The “Great Resignation” has been steadily sweeping over any number of industries. Workers being asked to come back into the office regularly find that they simply aren’t the same people who were sent to work from home two and a half years ago. Dealing with commutes, uncomfortable hierarchical social atmospheres, and paying for expensive child care often feel frustrating from this side of the pandemic, and with the average worker more willing to leave their jobs, businesses are having to raise salaries to keep positions filled. Possibly because of higher ed’s longer hiring timelines, or just general slowness to feel trends in industry, the long tail of the great resignation is still being felt.

It was a frequently discussed topic at the National Association of College and University Business Officers conference last week. The same frustrations are felt in higher ed as industry, driving to work to be on Zoom, the employees who are able to work from home vs. those who aren’t, and anxiety over what having employees in multiple states would mean for an employer. But universities are having to try to meet some of the demands of workers because currently, it is the employees’ job market.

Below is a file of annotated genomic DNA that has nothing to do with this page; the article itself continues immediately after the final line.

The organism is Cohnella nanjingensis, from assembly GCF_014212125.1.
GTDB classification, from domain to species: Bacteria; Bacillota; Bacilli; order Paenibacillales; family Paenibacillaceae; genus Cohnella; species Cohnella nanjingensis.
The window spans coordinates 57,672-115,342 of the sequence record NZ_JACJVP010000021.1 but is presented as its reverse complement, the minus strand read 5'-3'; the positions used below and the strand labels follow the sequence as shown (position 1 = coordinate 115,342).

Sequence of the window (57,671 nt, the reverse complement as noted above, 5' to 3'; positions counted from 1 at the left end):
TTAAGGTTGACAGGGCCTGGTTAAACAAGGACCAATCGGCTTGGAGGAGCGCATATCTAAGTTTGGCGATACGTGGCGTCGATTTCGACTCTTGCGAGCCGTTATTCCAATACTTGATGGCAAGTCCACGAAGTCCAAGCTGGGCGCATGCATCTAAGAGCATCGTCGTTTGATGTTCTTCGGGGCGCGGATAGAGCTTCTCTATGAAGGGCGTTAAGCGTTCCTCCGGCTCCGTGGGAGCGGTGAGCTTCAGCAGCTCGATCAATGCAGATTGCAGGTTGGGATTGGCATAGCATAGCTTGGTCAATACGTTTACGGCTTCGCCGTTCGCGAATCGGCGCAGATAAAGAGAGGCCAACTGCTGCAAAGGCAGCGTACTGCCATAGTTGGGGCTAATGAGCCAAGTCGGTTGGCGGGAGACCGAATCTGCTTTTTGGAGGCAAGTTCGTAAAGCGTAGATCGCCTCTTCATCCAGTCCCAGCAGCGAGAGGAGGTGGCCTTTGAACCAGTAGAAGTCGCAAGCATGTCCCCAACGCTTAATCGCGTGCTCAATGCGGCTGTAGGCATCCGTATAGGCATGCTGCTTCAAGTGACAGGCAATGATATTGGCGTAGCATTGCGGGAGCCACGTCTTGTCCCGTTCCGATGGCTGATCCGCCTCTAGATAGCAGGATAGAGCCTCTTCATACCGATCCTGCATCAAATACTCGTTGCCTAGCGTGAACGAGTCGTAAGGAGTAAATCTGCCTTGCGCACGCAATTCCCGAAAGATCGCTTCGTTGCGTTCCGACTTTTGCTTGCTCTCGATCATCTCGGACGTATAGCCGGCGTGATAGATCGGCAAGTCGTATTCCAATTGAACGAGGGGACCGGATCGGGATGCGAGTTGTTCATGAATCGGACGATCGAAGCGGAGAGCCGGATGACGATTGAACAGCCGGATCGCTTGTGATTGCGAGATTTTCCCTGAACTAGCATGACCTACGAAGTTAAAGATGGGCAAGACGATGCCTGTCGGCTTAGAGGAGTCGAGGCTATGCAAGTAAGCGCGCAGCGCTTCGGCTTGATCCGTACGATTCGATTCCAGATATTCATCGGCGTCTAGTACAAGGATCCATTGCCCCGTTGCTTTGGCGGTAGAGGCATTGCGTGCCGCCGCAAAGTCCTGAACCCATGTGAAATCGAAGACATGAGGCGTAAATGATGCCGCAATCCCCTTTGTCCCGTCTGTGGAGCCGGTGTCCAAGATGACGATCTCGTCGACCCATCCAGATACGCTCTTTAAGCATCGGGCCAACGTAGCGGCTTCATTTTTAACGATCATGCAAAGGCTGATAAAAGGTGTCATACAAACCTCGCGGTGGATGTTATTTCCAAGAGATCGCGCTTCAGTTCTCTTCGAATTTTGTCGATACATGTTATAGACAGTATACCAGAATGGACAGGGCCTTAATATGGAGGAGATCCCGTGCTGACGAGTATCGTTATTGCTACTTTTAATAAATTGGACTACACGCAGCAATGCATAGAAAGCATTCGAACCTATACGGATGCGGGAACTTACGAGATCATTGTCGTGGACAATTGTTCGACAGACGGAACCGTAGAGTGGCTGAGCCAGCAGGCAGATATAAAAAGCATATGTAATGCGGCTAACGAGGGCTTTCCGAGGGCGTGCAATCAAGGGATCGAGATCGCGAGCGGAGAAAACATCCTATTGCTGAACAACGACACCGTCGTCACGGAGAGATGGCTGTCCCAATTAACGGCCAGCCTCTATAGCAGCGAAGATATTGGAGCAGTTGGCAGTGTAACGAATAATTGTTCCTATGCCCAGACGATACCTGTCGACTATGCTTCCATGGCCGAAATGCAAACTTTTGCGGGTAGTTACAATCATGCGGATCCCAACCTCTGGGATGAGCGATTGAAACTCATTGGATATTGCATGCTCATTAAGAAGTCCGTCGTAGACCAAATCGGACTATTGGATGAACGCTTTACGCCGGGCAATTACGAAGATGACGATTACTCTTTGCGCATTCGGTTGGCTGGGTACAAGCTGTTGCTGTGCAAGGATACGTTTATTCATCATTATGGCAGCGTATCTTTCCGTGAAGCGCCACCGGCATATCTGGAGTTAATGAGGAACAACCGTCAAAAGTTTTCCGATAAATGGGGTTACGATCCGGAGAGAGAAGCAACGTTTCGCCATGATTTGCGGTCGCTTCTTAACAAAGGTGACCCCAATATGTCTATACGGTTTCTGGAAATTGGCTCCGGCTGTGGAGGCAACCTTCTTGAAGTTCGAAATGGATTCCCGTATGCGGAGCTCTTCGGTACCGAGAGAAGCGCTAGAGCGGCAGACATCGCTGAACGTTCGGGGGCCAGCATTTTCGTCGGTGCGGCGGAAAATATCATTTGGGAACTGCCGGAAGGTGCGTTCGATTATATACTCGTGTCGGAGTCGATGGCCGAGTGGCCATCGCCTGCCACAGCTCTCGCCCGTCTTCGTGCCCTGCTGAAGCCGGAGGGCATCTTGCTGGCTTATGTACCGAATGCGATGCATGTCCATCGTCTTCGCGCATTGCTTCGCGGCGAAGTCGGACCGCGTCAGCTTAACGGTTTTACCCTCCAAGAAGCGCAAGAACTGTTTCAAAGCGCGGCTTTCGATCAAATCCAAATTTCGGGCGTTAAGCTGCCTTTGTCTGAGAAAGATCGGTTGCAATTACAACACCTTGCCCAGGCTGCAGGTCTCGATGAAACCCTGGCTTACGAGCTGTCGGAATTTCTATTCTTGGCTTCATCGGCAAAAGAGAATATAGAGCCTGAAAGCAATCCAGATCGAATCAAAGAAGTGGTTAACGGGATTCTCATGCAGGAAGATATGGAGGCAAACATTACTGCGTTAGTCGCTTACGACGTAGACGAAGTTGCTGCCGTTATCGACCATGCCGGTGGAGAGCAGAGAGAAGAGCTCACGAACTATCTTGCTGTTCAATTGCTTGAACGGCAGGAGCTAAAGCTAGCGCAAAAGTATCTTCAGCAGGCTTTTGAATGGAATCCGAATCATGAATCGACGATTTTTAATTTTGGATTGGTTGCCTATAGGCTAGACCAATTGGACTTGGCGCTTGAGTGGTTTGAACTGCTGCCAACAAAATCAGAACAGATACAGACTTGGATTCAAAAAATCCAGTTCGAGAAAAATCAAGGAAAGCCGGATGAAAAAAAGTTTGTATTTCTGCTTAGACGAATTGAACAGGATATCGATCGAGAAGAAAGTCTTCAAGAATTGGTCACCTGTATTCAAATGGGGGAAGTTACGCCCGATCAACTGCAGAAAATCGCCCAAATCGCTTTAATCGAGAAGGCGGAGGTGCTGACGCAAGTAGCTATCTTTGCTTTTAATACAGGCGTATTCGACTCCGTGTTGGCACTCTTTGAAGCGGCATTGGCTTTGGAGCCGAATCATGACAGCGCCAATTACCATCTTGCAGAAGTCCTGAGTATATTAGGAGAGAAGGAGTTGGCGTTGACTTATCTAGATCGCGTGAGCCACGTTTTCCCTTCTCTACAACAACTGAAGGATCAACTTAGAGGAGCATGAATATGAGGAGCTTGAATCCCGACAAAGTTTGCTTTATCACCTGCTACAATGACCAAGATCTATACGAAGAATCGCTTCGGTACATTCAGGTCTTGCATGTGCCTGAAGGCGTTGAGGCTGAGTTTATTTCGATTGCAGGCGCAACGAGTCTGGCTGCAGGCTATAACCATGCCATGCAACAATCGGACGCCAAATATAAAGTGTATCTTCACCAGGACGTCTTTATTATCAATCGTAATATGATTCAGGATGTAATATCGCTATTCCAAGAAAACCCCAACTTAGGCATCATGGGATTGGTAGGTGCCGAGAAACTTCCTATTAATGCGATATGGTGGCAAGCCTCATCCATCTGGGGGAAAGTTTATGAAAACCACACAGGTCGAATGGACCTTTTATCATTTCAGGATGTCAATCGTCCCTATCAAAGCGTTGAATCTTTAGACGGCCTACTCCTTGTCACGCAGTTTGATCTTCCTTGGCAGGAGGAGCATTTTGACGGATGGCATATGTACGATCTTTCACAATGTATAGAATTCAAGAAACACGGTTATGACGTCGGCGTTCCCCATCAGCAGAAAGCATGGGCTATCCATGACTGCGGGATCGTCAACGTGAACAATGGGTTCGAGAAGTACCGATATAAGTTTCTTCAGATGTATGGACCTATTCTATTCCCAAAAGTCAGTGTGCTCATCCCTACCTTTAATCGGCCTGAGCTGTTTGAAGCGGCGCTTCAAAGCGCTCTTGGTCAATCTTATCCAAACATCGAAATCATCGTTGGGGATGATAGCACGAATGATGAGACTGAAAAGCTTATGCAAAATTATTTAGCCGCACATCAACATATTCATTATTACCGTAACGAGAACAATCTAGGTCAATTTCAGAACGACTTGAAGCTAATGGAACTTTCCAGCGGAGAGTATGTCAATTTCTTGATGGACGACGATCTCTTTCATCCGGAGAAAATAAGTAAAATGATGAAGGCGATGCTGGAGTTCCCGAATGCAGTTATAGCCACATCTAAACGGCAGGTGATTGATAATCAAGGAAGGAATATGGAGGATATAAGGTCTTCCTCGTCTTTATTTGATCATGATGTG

Amidst this backdrop, CUPA-HR, a society for HR workers in Higher Ed, conducted a survey on employee retention. In that survey, almost 60% rated themselves as at least “Somewhat Likely” to seek other employment in the next 12 months. Unfortunately, I can’t find a survey like this conducted before the pandemic which I can compare against, so knowing exactly how much of an increase that is, is difficult.

A lot of the employees were looking to institution hop or transition into industry, which makes a lot of sense given that so many people were specifically looking for a pay increase or to work remotely. 60% of those surveyed say that they work “completely or mostly on site”, so wanting some flexibility to work from home is not surprising. Again, it is difficult to compare to the population at large, but the graph below (found here) makes it seem like this is similar to or slightly better than the national average. 

Graph courtesy of Zippia

And the issue around pay is not surprising either. For a long time working in Higher Ed has been a balance, often giving up some compensation dollars for a work environment which is more mission driven and often less bottom line focused, but with rising inflation, a lower salary is getting less and less acceptable.

How will Higher Ed cope? Hire less qualified staff and let more work fall on the staff that stays? That looks like a very similar trend to what is happening to K-12 teachers. Increase pay and increase student tuition to compensate? It’s hard to know. Maybe the “Great Resignation” will settle down and things will return to how they were, or maybe we’re looking at a “new normal”.

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